NYC Lost 40% of its Affordable Housing Over the Last Decade

A new study by the Community Service Society has found that New York City lost an astonishing percentage of apartments affordable to low-income residents over the past decade. The study supports Mayor de Blasio's "tale of two cities" narrative.
January 13, 2014, 8am PST | Jonathan Nettler | @nettsj
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Mike Goren

To achieve his goal of expanding the city's supply of affordable housing, a new report suggests New York mayor Bill de Blasio has a tough task ahead of him. "The Bloomberg administration marshaled billions of dollars to create and preserve affordable housing, but a new report said the city lost 40% of apartments for low-income residents over the last decade," reports Laura Kusisto. 

From 2002 through 2011, the city lost more than 385,000 units of housing that would be affordable to a demographic that makes up about 40% of the city, she explains.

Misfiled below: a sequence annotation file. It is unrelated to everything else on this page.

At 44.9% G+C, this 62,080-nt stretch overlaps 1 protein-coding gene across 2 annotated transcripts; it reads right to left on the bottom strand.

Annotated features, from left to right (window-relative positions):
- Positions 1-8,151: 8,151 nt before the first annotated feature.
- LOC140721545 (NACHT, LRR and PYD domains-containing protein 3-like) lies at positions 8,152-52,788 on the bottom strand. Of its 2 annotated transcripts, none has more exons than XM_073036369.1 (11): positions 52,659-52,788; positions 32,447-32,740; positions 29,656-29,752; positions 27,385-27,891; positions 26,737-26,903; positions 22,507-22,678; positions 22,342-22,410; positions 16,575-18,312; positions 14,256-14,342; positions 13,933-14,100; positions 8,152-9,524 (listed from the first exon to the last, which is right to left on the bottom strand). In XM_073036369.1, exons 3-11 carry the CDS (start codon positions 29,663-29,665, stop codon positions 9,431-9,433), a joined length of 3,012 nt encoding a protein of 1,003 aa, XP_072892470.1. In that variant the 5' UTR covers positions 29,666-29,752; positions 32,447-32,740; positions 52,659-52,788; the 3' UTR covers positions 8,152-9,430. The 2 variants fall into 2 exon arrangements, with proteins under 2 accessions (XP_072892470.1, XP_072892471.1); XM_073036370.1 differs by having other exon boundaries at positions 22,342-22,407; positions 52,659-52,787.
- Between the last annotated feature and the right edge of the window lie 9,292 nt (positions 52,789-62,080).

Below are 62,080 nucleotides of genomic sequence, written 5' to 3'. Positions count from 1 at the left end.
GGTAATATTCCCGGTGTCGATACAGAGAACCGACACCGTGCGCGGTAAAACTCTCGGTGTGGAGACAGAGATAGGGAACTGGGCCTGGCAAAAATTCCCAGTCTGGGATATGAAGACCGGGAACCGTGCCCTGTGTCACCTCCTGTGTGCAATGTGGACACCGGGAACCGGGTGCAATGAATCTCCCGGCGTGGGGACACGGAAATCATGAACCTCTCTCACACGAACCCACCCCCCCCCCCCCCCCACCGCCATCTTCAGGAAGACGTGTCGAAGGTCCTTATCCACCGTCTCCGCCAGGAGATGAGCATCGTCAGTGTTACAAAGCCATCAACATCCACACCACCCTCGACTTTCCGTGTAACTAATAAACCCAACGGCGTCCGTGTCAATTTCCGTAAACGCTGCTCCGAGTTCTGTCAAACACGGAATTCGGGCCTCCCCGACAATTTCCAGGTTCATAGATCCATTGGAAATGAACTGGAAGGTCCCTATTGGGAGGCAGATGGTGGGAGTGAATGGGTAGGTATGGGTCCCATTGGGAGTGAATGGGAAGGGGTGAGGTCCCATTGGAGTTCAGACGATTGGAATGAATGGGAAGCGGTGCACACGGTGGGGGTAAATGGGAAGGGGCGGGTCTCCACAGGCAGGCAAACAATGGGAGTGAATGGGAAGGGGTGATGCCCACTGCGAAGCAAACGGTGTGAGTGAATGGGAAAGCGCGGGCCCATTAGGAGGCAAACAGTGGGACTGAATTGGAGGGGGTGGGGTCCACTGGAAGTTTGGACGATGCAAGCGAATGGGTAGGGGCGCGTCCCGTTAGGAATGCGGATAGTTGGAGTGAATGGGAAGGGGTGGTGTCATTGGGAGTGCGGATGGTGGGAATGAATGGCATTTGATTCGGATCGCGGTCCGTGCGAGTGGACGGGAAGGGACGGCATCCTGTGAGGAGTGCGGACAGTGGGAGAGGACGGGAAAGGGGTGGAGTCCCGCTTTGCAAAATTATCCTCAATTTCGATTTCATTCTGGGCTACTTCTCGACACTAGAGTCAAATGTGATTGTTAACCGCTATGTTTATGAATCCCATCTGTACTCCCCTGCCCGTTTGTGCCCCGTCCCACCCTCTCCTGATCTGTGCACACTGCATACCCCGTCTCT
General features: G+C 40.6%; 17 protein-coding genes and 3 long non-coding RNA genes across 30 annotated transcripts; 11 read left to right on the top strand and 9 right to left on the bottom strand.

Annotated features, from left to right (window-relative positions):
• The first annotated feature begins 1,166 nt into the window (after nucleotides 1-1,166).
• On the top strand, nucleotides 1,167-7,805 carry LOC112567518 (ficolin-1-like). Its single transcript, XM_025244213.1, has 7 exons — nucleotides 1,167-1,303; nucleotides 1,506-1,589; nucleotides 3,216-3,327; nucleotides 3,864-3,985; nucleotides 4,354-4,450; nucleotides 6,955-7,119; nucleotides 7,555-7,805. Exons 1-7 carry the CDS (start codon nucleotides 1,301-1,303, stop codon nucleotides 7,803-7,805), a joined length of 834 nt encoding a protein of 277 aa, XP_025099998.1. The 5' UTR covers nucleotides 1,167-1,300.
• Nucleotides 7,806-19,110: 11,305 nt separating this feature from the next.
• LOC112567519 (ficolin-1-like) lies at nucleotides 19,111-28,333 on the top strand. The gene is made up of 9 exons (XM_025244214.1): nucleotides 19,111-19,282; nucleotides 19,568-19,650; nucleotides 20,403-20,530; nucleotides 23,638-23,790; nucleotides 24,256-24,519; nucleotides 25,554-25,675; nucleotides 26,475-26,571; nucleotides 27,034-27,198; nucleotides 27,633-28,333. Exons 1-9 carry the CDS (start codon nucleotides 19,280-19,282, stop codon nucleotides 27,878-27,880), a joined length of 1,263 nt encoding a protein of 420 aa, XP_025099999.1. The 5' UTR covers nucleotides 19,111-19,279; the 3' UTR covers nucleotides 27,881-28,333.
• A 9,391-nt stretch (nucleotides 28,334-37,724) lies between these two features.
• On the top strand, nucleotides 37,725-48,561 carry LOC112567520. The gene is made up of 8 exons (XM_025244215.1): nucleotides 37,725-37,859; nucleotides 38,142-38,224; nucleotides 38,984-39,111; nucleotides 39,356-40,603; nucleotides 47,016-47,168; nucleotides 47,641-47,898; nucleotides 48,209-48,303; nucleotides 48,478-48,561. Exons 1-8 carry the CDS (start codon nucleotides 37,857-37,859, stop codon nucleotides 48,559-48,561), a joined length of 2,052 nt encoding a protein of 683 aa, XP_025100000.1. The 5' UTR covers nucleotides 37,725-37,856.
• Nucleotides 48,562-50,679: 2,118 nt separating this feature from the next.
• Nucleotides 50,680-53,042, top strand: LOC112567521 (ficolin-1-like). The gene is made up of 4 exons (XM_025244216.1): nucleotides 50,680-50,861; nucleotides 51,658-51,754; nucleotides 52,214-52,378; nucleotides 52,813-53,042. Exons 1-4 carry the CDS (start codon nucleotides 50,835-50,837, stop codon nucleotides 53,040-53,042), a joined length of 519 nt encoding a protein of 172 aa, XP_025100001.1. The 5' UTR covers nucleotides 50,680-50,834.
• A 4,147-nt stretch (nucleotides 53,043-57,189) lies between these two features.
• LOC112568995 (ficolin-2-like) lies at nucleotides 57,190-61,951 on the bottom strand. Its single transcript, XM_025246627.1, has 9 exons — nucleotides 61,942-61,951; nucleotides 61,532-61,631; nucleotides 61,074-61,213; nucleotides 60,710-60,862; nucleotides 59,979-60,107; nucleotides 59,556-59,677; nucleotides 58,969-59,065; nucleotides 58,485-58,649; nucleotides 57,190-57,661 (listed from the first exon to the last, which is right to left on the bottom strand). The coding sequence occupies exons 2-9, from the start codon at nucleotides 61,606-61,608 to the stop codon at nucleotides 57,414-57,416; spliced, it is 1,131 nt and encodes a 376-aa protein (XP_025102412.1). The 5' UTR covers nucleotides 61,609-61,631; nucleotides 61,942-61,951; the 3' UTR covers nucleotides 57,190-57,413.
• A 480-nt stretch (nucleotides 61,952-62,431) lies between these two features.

"Affordable-housing advocates point to a couple of factors: One is the ability of landlords to raise rents after renovating rent-regulated apartments, eventually allowing them to convert those apartments to market-rate. Another is rapidly increasing rents in gentrifying areas, such as Harlem and the Corona neighborhood of Queens."

Advocates and scholars disagree on whether strengthening rent-stabilization laws or encouraging the construction of more market-rate housing offers the best solution.

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Published on Thursday, January 9, 2014 in The Wall Street Journal
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